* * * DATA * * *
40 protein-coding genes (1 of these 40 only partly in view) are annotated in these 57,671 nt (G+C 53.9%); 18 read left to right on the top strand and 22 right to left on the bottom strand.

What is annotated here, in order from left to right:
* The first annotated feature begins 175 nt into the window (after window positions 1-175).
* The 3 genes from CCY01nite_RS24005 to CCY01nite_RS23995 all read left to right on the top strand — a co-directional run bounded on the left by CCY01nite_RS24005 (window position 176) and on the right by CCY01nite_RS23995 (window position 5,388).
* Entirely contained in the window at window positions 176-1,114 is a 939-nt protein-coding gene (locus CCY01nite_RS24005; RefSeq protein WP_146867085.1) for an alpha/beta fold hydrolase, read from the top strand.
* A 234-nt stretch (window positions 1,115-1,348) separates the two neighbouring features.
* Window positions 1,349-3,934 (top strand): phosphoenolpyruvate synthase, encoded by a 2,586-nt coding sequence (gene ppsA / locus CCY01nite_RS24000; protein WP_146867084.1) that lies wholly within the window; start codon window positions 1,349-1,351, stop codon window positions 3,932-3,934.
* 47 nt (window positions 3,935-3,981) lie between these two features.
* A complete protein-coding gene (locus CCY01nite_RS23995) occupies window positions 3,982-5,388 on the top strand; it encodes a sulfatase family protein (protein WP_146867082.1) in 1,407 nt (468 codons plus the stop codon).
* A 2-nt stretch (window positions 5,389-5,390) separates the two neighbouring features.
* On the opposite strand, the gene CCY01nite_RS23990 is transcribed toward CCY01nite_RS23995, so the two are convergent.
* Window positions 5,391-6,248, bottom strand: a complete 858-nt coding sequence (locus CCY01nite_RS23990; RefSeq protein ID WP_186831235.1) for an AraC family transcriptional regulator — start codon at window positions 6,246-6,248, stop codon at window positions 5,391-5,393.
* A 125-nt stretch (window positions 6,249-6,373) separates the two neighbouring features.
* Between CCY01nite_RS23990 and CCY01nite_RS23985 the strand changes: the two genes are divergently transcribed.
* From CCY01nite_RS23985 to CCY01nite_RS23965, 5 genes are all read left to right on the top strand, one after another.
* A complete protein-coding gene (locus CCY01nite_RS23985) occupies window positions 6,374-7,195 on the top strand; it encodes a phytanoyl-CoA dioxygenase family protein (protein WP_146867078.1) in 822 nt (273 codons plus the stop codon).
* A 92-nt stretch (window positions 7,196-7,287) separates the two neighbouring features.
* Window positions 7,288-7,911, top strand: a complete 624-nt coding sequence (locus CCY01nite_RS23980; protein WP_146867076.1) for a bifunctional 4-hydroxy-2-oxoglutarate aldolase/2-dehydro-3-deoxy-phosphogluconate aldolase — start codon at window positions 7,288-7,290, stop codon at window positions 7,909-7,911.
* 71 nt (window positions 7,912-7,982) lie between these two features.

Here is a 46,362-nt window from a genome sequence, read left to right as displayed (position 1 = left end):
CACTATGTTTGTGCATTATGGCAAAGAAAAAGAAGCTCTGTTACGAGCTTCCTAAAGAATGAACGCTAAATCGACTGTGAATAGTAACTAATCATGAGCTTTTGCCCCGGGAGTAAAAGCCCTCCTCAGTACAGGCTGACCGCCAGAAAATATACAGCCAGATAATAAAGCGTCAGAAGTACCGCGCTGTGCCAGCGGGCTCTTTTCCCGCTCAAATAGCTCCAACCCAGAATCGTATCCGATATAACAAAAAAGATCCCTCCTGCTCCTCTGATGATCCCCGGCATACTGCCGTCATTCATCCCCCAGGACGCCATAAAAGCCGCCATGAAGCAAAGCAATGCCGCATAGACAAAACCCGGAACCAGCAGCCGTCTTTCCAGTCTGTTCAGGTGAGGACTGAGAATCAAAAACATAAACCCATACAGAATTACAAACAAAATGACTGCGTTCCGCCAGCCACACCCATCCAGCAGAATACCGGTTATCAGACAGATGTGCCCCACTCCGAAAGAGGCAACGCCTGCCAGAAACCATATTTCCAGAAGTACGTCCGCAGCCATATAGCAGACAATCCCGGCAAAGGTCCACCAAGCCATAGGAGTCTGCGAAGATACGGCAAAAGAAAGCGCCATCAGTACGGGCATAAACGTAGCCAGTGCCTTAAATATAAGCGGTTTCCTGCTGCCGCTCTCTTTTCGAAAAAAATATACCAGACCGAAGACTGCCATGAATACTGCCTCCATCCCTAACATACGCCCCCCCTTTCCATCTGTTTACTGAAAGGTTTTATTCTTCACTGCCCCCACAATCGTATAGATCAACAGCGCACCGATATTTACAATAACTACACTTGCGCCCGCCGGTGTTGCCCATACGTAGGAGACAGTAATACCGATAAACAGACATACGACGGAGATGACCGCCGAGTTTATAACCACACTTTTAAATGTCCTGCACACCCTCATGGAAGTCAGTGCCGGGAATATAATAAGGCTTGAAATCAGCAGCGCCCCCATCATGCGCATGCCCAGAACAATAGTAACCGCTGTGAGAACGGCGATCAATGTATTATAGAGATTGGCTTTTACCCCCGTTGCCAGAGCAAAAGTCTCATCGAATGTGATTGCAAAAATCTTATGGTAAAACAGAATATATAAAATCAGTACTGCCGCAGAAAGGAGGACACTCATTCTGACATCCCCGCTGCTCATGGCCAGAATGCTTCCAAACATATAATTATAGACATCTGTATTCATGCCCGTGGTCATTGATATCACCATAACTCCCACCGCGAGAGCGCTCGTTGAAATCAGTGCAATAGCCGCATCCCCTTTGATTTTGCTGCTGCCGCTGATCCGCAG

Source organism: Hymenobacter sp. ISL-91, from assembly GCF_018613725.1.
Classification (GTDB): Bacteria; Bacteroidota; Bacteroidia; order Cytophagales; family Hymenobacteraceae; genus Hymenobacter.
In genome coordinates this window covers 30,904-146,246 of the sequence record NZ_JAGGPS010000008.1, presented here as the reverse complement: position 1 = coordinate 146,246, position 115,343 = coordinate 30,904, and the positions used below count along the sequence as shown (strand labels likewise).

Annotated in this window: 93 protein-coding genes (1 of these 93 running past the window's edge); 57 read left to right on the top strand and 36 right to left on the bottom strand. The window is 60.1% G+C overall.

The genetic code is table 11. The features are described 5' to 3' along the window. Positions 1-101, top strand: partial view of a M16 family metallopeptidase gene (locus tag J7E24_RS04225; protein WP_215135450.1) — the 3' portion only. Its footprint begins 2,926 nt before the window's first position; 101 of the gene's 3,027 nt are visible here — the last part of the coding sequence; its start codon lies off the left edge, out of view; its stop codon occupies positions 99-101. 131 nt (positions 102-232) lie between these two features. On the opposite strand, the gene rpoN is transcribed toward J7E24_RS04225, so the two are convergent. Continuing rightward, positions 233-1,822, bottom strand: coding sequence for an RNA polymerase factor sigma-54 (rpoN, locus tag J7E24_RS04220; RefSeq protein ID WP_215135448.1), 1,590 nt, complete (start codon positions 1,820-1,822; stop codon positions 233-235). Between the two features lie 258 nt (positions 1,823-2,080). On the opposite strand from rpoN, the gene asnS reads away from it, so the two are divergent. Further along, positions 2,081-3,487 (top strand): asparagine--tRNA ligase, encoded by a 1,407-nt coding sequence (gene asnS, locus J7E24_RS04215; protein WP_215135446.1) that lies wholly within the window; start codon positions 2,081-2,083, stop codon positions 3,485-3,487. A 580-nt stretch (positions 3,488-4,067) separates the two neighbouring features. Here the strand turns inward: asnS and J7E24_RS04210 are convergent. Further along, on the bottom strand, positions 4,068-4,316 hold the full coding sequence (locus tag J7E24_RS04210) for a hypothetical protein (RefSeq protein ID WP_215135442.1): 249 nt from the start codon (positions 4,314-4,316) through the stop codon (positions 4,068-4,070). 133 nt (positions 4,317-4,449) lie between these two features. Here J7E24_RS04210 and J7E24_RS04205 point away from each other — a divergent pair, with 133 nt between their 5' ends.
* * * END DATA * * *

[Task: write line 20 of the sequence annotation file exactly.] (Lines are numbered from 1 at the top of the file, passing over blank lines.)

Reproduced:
Here is a 46,362-nt window from a genome sequence, read left to right as displayed (position 1 = left end):